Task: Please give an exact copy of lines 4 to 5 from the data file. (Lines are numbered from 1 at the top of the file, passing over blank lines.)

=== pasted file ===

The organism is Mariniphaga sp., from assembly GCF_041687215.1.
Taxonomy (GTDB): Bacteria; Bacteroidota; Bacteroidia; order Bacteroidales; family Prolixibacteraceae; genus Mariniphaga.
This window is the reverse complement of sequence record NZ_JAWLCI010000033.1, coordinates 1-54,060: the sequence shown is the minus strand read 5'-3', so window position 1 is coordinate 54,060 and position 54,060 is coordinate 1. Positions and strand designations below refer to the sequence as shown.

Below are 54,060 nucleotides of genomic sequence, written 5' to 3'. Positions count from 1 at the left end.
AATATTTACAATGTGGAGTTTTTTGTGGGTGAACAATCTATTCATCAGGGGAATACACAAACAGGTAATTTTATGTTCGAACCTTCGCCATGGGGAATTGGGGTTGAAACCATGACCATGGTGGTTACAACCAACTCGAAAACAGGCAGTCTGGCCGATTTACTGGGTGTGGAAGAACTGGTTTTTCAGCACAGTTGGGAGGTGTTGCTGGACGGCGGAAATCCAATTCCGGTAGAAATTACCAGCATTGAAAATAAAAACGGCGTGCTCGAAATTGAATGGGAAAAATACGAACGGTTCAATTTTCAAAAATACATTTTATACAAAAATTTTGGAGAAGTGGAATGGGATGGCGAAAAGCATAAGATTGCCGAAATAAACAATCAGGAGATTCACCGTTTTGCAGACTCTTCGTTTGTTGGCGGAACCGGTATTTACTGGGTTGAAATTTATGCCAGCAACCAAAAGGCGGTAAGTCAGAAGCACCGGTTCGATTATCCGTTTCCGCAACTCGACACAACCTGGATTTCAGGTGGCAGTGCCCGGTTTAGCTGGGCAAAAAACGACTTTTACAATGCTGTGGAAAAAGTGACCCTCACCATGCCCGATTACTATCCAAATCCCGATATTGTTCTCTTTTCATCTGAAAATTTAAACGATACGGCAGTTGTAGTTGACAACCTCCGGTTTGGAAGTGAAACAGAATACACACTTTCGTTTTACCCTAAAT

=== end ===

Below are 54,060 nucleotides of genomic sequence, written 5' to 3'. Positions count from 1 at the left end.
AATATTTACAATGTGGAGTTTTTTGTGGGTGAACAATCTATTCATCAGGGGAATACACAAACAGGTAATTTTATGTTCGAACCTTCGCCATGGGGAATTGGGGTTGAAACCATGACCATGGTGGTTACAACCAACTCGAAAACAGGCAGTCTGGCCGATTTACTGGGTGTGGAAGAACTGGTTTTTCAGCACAGTTGGGAGGTGTTGCTGGACGGCGGAAATCCAATTCCGGTAGAAATTACCAGCATTGAAAATAAAAACGGCGTGCTCGAAATTGAATGGGAAAAATACGAACGGTTCAATTTTCAAAAATACATTTTATACAAAAATTTTGGAGAAGTGGAATGGGATGGCGAAAAGCATAAGATTGCCGAAATAAACAATCAGGAGATTCACCGTTTTGCAGACTCTTCGTTTGTTGGCGGAACCGGTATTTACTGGGTTGAAATTTATGCCAGCAACCAAAAGGCGGTAAGTCAGAAGCACCGGTTCGATTATCCGTTTCCGCAACTCGACACAACCTGGATTTCAGGTGGCAGTGCCCGGTTTAGCTGGGCAAAAAACGACTTTTACAATGCTGTGGAAAAAGTGACCCTCACCATGCCCGATTACTATCCAAATCCCGATATTGTTCTCTTTTCATCTGAAAATTTAAACGATACGGCAGTTGTAGTTGACAACCTCCGGTTTGGAAGTGAAACAGAATACACACTTTCGTTTTACCCTAAAT